University-Industry Strategic Alliance: A British Perspective
P. O'Brien, William A. Wakeham, and J.T. Walsh
Imperial College of Science, Technology, and Medicine, London
The marked shift in United Kingdom and European government policies away from the direct support of research within the higher education sector has led universities to alter the focus of their search for funding much more toward industry. At the same time, governments have encouraged increased collaboration and the exploitation of the results of university research. These changes present new challenges for universities in the maintenance of academic freedom and excellence in scholarship that constitute their primary mission.
We describe how one European institution, Imperial College of Science, Technology, and Medicine, has been developing new approaches and initiatives that provide new opportunities for supporting fundamental research. Multidisciplinary strategic alliances represent an approach that has allowed the college to develop research in a commercial context while maintaining its academic purpose and excellence. However, it must be recognized that making such strategic alliances work successfully can be a difficult process requiring universities to establish new practices and methods of organization to take advantage of the industrial funding of research which will become increasingly important in the future.
In this chapter we necessarily write from the perspective of a university with the highest research income in the United Kingdom and one with a relatively small endowment. We also write within the funding context of the United Kingdom, which has been following a particular trend that has been at some variance with the remainder of Europe, although there are signs now that other countries are following the same track. Furthermore, even within the United Kingdom, Imperial College is at one extreme of a spectrum of higher education institutions by virtue of its concentration on science, technology, and medicine and its focus on research. Thus, whereas our description of the behavior of Imperial College does not describe an average institution in a typical European country, it does indicate the direction for all European countries and institutions.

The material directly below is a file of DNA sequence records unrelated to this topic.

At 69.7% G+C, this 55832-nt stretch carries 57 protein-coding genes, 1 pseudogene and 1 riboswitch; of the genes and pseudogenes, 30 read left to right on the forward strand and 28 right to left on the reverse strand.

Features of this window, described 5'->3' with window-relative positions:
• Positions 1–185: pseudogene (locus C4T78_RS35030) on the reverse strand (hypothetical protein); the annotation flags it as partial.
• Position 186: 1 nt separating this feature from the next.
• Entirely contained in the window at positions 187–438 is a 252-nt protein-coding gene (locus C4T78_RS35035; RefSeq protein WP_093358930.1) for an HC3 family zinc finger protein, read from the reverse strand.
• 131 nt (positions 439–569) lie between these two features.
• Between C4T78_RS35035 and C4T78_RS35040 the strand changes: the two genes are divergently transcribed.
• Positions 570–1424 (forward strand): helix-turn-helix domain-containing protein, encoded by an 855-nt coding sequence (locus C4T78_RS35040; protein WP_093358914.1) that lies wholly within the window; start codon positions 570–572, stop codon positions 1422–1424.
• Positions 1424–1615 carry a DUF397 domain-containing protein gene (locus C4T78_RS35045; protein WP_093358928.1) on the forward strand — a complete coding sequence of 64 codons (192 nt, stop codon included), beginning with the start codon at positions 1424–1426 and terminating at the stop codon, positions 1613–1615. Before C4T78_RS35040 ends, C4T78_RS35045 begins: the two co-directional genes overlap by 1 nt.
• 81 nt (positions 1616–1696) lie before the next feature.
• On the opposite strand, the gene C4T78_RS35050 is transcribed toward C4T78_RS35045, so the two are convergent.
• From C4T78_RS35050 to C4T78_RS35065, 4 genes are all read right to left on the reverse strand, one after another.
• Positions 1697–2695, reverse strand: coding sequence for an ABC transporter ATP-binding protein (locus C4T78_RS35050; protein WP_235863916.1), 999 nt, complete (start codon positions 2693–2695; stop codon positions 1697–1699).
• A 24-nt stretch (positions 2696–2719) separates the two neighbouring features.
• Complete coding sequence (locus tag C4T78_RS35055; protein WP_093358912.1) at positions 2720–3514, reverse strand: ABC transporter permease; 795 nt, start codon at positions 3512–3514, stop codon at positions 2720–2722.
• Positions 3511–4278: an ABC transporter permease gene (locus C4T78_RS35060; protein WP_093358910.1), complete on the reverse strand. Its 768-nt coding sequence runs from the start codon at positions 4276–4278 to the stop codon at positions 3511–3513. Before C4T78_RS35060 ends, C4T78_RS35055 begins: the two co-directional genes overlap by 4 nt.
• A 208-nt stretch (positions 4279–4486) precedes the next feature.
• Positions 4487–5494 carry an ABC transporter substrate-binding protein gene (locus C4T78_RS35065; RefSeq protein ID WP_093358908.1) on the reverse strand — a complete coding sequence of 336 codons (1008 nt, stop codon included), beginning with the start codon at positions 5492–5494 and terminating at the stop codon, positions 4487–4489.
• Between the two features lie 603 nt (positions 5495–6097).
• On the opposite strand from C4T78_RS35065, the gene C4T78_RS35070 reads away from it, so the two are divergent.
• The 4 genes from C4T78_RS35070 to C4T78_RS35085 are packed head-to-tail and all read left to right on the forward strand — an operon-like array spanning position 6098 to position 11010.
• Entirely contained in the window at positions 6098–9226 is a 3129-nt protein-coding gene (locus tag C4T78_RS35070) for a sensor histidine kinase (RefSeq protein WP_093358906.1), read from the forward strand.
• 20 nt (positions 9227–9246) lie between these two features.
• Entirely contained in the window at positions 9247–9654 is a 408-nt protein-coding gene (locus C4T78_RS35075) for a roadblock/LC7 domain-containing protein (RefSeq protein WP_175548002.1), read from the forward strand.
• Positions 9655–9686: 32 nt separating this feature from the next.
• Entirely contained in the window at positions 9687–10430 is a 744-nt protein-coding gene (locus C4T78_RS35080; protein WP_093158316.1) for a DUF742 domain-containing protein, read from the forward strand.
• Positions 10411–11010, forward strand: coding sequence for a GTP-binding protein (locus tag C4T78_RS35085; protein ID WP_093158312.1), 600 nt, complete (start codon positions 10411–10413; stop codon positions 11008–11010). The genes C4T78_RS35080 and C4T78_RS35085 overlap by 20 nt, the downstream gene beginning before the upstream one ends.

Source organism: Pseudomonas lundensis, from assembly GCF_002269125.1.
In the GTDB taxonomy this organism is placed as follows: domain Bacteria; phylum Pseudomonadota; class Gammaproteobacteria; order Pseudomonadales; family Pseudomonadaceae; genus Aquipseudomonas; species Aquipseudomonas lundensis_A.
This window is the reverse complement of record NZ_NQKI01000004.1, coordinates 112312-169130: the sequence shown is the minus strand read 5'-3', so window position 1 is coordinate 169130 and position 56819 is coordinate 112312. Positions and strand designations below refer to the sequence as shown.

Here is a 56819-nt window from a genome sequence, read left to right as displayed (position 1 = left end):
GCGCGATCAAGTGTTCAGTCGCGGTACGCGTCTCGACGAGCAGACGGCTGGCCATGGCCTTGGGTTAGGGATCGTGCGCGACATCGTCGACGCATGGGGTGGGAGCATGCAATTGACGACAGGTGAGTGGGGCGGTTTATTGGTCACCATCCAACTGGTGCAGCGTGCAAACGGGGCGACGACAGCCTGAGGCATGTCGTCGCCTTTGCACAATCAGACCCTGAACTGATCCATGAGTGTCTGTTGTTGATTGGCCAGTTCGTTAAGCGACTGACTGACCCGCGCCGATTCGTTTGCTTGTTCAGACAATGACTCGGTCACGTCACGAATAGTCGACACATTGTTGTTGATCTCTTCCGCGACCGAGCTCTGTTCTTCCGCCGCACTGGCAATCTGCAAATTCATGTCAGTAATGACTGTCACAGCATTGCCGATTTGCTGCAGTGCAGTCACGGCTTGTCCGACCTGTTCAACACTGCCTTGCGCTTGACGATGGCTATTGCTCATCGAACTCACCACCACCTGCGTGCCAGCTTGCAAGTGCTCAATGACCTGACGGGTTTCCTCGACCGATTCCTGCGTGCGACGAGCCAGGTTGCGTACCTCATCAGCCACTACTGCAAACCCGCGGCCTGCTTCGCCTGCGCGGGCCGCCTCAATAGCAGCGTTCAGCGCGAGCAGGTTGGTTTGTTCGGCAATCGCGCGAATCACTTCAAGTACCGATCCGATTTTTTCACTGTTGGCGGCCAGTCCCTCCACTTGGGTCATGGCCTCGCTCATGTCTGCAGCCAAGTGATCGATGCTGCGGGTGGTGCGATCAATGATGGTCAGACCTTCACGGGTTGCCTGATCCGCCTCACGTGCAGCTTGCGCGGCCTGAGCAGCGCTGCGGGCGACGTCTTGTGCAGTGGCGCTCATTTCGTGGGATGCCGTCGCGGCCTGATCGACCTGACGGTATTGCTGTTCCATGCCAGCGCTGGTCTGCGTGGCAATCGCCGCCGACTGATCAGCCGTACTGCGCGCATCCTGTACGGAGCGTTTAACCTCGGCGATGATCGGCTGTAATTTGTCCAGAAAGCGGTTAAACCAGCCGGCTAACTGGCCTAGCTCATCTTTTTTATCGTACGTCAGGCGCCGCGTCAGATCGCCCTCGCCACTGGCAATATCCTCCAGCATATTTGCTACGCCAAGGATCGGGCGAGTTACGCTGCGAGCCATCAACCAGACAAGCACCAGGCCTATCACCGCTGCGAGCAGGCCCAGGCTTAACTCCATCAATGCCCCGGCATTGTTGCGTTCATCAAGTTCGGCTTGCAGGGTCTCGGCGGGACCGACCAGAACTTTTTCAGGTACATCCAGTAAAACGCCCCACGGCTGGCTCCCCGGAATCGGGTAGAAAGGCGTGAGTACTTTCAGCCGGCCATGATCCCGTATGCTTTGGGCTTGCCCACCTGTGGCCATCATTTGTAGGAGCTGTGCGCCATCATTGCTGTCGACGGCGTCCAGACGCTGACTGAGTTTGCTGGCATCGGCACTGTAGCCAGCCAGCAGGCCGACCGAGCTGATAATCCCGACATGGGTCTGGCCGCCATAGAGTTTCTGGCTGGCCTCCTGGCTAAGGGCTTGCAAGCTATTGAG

In Europe, higher education has always been funded directly by the government in large measure.
Until very recently, nearly the whole of the tertiary education system, including the staff of universities and their infrastructure, their research, and the undergraduate and postgraduate students, were all supported by central and, in some European countries, local government. Indeed, in some countries such as Germany, the academic staff members of the university are government employees. Government funding of a particular university amounted to as much as 85 percent of the university's income until the early 1980s. This funding has always been supplemented for research with grants from individual government agencies on a competitive basis, and governments of different countries have continued to support research in a collaborative manner through the European Union (EU).